Full disclosure on this one, I kind of cheated. My books were due on Thursday, and this one had holds on it so I couldn't renew it. Now it wasn't like I was dead-set keen on reading this book - I just grabbed it off the shelf when I went browsing for the first time in a while - but, you know, once I get something out, I like to give it a whirl. So I was debating if I should return it and forget about it, return it and put it on hold, or keep it out a day extra and finish it. I went to amazon.com, read the reviews, and decided to keep it and finish it, wasting $.25 but okay. But of course, then I had already read the reviews, and if you think I'm above being biased by someone else's opinion... well, you're wrong, that's all :)
I'm sure you asking, but would you complain about that? It's not like I've ever complained about light and easy stories, and I did describe this one as charming and amusing. Well, first of all, that charming and amusing was more a description of the what the book (or the author) thinks of itself, not necessarily how I feel. But, it's true, at times, even most of the time, there was a lot to enjoy in this not very deep novel. So why are you detecting a slightly sardonic note in my faint praise? Because even though I'm just fine with a book that wants to do nothing but amuse and entertain, I think this book aspires to more than that. This is a book that wants to do two things - examine the healing process of a child coming from a broken home and celebrate the bright and bountiful world that was the old South. As far as the latter goes, I don't believe a word of it - the South wasn't this kind and gentlemanly paradise, where (almost) all the women are good and loving. And I'm not even talking about the ugly racial and economic divides. Even within the privileged upper class that Tootie rules, it wasn't all coming up roses all the time. And while I don't mind being fed a little feel-good myth once in a while (not at all actually), this was more like a binge-worthy onslaught of fluffy fairy tales.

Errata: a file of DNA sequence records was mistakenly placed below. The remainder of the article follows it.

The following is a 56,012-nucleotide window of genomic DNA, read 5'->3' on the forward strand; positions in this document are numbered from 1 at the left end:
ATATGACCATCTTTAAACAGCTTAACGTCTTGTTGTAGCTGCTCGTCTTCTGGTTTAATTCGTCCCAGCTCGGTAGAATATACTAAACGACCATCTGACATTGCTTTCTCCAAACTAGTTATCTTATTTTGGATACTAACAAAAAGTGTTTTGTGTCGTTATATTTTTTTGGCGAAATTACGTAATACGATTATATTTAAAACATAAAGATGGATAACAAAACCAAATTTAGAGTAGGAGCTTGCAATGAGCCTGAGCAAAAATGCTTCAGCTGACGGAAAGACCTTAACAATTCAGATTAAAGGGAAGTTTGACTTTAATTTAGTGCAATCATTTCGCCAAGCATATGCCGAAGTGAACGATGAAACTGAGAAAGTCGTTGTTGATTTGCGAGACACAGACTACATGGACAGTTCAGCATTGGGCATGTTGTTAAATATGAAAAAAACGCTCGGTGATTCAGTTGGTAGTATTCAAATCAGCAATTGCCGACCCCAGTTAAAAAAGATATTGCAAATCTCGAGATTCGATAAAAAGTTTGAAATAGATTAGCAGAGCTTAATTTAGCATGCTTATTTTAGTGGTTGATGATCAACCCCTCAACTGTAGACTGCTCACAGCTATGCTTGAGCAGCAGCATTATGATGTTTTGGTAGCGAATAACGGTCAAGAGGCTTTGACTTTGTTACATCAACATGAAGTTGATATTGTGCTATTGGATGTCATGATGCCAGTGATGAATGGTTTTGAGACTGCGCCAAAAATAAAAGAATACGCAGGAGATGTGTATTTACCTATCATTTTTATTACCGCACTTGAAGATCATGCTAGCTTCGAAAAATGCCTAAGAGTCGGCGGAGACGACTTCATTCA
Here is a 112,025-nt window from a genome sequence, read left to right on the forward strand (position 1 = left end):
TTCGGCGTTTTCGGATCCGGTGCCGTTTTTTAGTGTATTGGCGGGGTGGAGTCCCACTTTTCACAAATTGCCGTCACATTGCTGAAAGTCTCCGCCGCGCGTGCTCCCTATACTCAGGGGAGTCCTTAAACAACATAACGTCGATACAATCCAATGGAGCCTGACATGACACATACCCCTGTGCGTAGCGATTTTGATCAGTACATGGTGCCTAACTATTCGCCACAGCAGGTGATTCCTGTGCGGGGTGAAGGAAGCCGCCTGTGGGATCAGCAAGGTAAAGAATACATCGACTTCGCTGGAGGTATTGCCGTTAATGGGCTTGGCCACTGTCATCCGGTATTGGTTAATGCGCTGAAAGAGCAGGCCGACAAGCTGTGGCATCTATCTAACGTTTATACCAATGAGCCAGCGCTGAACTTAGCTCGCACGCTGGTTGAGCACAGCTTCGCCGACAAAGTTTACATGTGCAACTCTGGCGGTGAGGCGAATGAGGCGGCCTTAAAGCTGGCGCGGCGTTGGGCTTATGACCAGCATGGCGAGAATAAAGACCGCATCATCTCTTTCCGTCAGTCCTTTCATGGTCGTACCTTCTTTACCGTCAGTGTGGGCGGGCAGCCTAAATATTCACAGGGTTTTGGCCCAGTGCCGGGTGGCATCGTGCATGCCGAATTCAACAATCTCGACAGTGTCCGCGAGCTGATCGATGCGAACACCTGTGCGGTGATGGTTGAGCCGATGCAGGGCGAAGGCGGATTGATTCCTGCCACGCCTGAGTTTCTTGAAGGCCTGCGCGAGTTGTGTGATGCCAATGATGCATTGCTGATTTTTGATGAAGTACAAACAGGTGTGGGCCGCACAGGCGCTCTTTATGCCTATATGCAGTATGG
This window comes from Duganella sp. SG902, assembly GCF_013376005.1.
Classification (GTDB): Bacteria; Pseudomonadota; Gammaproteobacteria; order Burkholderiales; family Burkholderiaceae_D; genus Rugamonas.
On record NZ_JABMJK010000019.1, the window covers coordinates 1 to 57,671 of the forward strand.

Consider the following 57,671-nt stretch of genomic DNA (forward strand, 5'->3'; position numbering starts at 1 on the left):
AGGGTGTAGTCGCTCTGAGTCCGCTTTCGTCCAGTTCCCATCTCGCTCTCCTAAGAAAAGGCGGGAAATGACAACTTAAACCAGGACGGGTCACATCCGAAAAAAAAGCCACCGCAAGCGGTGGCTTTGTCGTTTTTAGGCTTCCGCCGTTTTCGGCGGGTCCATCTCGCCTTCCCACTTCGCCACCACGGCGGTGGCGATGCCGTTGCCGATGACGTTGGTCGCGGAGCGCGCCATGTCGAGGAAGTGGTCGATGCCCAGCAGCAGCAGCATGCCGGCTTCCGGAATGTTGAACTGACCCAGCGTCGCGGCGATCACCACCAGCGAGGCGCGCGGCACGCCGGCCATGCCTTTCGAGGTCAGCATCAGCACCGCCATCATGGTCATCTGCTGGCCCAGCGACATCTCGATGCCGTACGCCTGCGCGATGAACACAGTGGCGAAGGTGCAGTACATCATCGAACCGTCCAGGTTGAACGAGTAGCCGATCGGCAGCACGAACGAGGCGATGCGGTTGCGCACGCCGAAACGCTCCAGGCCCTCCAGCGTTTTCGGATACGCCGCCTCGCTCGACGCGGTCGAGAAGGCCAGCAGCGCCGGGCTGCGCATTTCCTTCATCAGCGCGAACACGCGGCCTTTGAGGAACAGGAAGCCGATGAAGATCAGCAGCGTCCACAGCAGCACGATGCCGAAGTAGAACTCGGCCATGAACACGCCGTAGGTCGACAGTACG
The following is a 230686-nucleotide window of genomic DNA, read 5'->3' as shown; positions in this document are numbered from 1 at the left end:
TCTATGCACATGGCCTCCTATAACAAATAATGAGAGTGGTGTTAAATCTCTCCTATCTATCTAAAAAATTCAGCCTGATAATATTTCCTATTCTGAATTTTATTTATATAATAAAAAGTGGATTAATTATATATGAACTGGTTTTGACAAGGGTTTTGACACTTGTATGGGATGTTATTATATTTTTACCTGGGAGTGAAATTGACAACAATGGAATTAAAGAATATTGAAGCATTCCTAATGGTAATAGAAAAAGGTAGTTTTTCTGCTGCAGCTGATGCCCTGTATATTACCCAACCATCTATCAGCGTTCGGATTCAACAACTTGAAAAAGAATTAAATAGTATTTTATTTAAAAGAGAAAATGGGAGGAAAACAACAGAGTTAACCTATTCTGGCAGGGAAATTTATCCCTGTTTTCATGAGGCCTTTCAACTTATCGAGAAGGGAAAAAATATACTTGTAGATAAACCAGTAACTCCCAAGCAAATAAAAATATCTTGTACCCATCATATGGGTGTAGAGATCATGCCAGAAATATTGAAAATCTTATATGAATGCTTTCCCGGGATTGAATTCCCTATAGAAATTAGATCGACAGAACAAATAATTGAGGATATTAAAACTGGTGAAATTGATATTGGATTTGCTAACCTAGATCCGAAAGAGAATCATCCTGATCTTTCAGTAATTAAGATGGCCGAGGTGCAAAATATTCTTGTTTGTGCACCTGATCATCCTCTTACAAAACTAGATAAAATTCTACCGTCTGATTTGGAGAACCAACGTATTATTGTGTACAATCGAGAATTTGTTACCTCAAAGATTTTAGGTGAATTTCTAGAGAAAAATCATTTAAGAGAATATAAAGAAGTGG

But at least as far as the South goes, the book does a good enough job of potraying it as intended. My far greater objection was to the more serious lost childhood storyline. First of all, I'm not going to disagree that a girl who grew up with a mother who seemed to be severely bipolar, and certainly very mentally unwell, is in need of a lot of help and loving. But Cee-Cee, who tells the story first person, does not exhibit very much damage at all. She's kind of quiet and in amazement about all the good bestowed her, but the most of the hints that all is not well come from overheard conversations between Tootie and her cook, Oletta. I don't get very worried about Cee-Cee, and my heart therefore just can't get that warmed at her eventual blossoming. And I just can't get into all the pseudo-significant events along the way either. There's a death, a racial episode, an endangered hummingbird... each one treating with all due pathos in its turn, and all undue pathos too. I can't count the number of times where *something* happened. It was then that... it was that... that was the... let me tell you something, girl, if everything that happens is a revelation, ain't nothin' much left covered. Basically, I couldn't go far just enjoying the story before some annoyingly maudlin or tremblingly stupendous *moment* interrupted. With all that, I did manage to finish it pretty fast, so it wasn't all that hard to get through... I guess